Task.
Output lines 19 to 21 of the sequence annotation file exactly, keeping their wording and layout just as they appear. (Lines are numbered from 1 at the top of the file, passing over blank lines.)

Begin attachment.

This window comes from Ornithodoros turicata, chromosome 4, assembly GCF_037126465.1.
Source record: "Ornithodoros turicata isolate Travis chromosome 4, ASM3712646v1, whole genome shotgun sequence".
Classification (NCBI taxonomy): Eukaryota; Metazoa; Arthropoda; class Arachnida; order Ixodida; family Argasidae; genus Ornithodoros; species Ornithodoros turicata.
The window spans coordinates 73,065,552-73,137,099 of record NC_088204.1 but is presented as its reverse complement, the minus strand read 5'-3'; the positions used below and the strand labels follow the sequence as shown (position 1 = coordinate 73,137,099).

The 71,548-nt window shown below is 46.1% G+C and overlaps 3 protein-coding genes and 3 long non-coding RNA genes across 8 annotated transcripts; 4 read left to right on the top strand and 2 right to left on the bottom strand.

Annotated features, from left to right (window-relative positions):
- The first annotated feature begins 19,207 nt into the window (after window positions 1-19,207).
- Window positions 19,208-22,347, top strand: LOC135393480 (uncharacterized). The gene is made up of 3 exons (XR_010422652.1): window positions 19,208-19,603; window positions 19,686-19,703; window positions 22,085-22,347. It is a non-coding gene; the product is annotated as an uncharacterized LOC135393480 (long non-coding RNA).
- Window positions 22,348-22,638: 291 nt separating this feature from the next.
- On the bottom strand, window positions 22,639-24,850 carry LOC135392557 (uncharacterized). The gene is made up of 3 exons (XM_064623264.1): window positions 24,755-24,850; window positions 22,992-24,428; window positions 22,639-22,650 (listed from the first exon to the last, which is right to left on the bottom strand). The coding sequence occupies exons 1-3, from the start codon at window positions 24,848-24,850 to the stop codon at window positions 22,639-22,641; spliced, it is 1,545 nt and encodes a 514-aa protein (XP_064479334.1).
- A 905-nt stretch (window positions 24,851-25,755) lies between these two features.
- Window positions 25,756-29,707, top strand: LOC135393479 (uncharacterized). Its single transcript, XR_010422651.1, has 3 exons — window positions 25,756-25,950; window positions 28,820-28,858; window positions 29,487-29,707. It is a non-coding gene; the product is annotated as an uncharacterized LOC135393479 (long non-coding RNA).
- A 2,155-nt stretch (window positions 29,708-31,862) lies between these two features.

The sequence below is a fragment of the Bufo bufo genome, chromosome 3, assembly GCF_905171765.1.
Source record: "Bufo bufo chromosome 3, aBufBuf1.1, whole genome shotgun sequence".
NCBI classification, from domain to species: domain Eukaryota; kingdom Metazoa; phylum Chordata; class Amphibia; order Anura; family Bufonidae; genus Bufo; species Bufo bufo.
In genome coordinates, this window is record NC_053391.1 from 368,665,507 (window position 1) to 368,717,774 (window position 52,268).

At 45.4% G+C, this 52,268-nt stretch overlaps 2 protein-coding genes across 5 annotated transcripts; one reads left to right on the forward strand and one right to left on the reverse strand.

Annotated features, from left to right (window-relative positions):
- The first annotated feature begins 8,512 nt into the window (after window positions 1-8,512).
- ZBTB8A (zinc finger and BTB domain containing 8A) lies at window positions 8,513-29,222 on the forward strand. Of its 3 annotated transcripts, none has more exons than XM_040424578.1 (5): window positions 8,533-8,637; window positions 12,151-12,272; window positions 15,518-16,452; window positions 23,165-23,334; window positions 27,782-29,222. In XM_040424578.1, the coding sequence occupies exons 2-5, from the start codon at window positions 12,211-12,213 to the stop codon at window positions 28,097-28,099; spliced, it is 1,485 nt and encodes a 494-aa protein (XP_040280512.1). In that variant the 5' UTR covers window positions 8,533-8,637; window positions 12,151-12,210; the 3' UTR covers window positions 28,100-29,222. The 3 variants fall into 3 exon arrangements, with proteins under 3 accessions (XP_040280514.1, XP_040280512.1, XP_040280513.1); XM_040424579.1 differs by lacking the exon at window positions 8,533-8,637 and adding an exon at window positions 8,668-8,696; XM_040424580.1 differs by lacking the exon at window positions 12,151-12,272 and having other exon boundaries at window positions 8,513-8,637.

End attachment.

Annotated features, from left to right (window-relative positions):
- The first annotated feature begins 8,512 nt into the window (after window positions 1-8,512).
- ZBTB8A (zinc finger and BTB domain containing 8A) lies at window positions 8,513-29,222 on the forward strand. Of its 3 annotated transcripts, none has more exons than XM_040424578.1 (5): window positions 8,533-8,637; window positions 12,151-12,272; window positions 15,518-16,452; window positions 23,165-23,334; window positions 27,782-29,222. In XM_040424578.1, the coding sequence occupies exons 2-5, from the start codon at window positions 12,211-12,213 to the stop codon at window positions 28,097-28,099; spliced, it is 1,485 nt and encodes a 494-aa protein (XP_040280512.1). In that variant the 5' UTR covers window positions 8,533-8,637; window positions 12,151-12,210; the 3' UTR covers window positions 28,100-29,222. The 3 variants fall into 3 exon arrangements, with proteins under 3 accessions (XP_040280514.1, XP_040280512.1, XP_040280513.1); XM_040424579.1 differs by lacking the exon at window positions 8,533-8,637 and adding an exon at window positions 8,668-8,696; XM_040424580.1 differs by lacking the exon at window positions 12,151-12,272 and having other exon boundaries at window positions 8,513-8,637.